DE3

Hidden carbon costs of the inputs are used in the model to compute net SOC sequestration rates. The HCC of mowing is based on typical homeowner practices of mowing once per week from April to October for a total of 28 mowings/year (Augustin, 2007). The number of mowings is similar to a 900-person survey taken by students of Eastern Illinois University who found the average number of mowings was 30 times per year. However, the average in the university study was extremely variable as a result of the inclusion of other yard maintenance practices (Quigly, 2001). University recommendations for lawn management practices include leaving the clippings on the lawn after mowing (McKinley, 2005; Thurn et al., 1994). Recycling clippings is a common practice in a home lawn situation as a result of landfill restrictions on yard waste (Qian et al., 2003). Therefore, it is assumed homeowners leave clippings on the lawn after mowing.

Over 50% of homeowner lawnmowers are walk-behind with a 2.2 to 3.7 kilowatt gasoline-powered motor (Quigley, 2001). Mowers in this category consume 12.7 to 20.4 mL gasoline/min (Priest et al., 2000). The CE of gasoline developed by Lal (2004b) was a compilation of a wide range of fuel sources used in farm operations and averages 0.8 g CE/g gasoline. Mowing time for an average-sized lawn is estimated at an average walking speed of 4.0 km·h−1 for mowing a 0.5 m × 1509.5-m (0.08 ha) strip and doubling the time for making mower turns (Tudor-Locke, 2003; Weil, 2009). Therefore, mowing produces 12.9 to 20.6 g CE/m2/year. Riding mowers may emit more fuel than walk-behind mowers but take less time to mow. Therefore, this rate was standardized for all management levels.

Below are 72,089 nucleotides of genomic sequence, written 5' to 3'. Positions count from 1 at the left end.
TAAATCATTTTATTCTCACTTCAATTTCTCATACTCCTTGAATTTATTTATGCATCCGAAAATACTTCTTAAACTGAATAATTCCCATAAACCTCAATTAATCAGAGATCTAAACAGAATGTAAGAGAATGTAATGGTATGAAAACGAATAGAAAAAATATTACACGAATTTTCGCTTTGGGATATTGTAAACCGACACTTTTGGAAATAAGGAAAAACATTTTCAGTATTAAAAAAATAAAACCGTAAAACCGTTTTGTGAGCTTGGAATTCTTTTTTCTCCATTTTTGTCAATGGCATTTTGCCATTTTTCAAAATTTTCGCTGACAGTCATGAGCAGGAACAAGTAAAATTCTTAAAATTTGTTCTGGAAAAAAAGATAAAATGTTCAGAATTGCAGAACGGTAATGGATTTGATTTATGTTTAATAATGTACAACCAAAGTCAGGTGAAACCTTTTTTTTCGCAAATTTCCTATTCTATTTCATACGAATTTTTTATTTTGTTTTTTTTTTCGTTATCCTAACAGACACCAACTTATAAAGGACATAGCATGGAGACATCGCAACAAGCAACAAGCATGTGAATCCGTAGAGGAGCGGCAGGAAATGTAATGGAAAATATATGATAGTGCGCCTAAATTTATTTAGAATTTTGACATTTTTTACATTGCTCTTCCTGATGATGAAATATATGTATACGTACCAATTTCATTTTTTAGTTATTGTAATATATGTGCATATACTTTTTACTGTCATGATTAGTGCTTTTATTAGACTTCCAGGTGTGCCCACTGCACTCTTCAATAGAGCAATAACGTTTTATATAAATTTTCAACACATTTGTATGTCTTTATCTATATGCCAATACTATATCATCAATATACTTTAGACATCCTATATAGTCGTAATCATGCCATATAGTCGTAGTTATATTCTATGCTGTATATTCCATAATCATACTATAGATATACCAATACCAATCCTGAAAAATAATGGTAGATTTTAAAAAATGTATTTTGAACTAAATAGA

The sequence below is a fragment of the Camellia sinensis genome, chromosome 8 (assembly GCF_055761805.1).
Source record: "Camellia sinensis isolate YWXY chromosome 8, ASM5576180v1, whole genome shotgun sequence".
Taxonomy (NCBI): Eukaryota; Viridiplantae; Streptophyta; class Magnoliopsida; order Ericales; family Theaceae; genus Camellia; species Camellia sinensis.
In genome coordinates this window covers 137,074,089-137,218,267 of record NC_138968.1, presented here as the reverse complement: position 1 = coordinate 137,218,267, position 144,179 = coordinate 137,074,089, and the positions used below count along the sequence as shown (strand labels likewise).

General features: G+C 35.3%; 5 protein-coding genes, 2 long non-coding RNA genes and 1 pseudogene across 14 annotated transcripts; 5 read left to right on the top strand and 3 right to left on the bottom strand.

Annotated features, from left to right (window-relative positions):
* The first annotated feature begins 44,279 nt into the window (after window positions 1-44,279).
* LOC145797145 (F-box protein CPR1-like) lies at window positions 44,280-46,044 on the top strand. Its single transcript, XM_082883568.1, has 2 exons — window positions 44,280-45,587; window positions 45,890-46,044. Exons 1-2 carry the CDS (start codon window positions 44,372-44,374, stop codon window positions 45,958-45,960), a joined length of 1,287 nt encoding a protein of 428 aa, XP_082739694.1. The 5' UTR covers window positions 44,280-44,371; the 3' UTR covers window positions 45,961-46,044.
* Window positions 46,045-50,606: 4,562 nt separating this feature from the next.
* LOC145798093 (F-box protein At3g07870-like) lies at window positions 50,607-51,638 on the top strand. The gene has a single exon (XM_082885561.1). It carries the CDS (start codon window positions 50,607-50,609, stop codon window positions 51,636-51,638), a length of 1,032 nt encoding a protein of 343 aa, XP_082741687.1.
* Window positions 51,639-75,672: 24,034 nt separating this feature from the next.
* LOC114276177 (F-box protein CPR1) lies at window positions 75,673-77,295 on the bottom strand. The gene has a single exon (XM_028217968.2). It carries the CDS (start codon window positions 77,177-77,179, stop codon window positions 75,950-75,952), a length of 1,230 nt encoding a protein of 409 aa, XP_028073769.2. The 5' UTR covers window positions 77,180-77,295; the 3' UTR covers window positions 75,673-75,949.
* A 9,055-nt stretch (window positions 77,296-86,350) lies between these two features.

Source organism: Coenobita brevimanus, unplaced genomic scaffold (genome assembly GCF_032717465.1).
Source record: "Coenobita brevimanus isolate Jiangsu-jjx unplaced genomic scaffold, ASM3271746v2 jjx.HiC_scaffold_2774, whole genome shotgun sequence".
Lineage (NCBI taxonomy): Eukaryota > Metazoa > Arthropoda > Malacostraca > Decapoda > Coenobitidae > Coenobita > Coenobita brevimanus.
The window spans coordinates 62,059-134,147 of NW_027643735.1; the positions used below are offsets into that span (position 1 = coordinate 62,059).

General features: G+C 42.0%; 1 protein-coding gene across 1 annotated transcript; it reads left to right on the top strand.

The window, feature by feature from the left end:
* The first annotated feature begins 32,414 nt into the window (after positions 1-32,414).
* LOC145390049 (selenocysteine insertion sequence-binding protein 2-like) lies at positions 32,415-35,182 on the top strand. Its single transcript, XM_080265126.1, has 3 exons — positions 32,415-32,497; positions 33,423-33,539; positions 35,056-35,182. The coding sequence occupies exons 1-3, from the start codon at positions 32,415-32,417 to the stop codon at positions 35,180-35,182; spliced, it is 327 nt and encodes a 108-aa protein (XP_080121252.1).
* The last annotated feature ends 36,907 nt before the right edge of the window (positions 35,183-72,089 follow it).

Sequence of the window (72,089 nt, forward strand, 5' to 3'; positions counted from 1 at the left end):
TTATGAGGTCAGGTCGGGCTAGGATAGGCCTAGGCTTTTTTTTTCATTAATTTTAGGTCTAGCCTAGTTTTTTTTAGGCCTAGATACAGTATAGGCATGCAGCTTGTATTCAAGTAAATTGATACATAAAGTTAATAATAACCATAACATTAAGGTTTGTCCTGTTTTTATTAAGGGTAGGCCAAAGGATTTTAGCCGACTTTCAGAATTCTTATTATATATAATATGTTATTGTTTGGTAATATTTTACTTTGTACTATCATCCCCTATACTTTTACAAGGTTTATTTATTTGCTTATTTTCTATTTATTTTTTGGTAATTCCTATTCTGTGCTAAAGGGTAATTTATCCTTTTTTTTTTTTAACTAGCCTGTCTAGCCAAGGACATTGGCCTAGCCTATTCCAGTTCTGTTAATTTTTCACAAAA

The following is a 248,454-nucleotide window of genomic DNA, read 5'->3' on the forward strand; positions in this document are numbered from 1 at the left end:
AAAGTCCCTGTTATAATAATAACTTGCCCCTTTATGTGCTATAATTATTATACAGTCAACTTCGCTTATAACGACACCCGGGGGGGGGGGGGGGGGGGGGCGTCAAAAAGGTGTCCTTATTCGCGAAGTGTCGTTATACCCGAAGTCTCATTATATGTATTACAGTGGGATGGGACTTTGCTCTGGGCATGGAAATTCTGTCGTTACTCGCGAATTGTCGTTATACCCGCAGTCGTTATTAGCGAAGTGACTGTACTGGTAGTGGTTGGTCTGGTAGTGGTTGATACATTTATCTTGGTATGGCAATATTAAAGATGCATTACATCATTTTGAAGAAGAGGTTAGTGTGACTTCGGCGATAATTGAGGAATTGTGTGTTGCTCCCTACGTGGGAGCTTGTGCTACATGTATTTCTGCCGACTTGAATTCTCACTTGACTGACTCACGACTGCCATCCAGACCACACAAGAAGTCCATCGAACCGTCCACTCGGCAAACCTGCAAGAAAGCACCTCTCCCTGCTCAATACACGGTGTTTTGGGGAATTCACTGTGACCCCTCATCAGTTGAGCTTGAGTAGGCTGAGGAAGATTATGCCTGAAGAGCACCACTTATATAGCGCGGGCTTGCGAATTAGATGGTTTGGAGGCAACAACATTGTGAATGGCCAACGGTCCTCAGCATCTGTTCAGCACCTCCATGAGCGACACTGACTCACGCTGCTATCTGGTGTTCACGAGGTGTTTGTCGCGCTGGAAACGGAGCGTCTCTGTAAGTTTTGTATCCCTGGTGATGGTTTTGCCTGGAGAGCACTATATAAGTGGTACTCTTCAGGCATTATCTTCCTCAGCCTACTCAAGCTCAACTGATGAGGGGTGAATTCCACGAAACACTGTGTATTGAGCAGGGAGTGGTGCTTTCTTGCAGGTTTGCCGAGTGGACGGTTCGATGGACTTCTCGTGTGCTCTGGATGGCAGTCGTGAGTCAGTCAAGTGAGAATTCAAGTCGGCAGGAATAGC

Rates of turfgrass water use and evapotransporation (ET) are well established and vary among turfgrass species (Kenna, 2006). The rates of water use for turfgrasses range from 3.0 to 8.0 mm·d−1 and of ET from 3.0 to 12.0 mm·d−1 (Beard, 1973; Kenna, 2006). In general, BMPs suggest irrigating turfgrass when rainfall volume is less than that of ET (McKindey, 2005; Osmond and Bruneau, 1999; Thurn et al., 1994; Trenholm et al., 2002).

In areas of the United States receiving enough rainfall to supply water to the grass, lawns can survive without any irrigation (Bormann et al., 1993). In arid areas of the United States, irrigation may be required for turfgrass survival (Bormann et al., 1993). The CE of irrigation was derived from the amount of energy required to pump water and is variable as a result of the difference in system pressure, water lift, pipe friction, water flow rate, and efficiency (Lal, 2004b). The majority of homeowners participating in irrigation practices use hose-end sprinklers (Powell and Witt, 2003). Therefore, the hand-moved sprinkler conversion from farm operations was used and consisted of 1.6 g CE/m2/year (Lal, 2004b).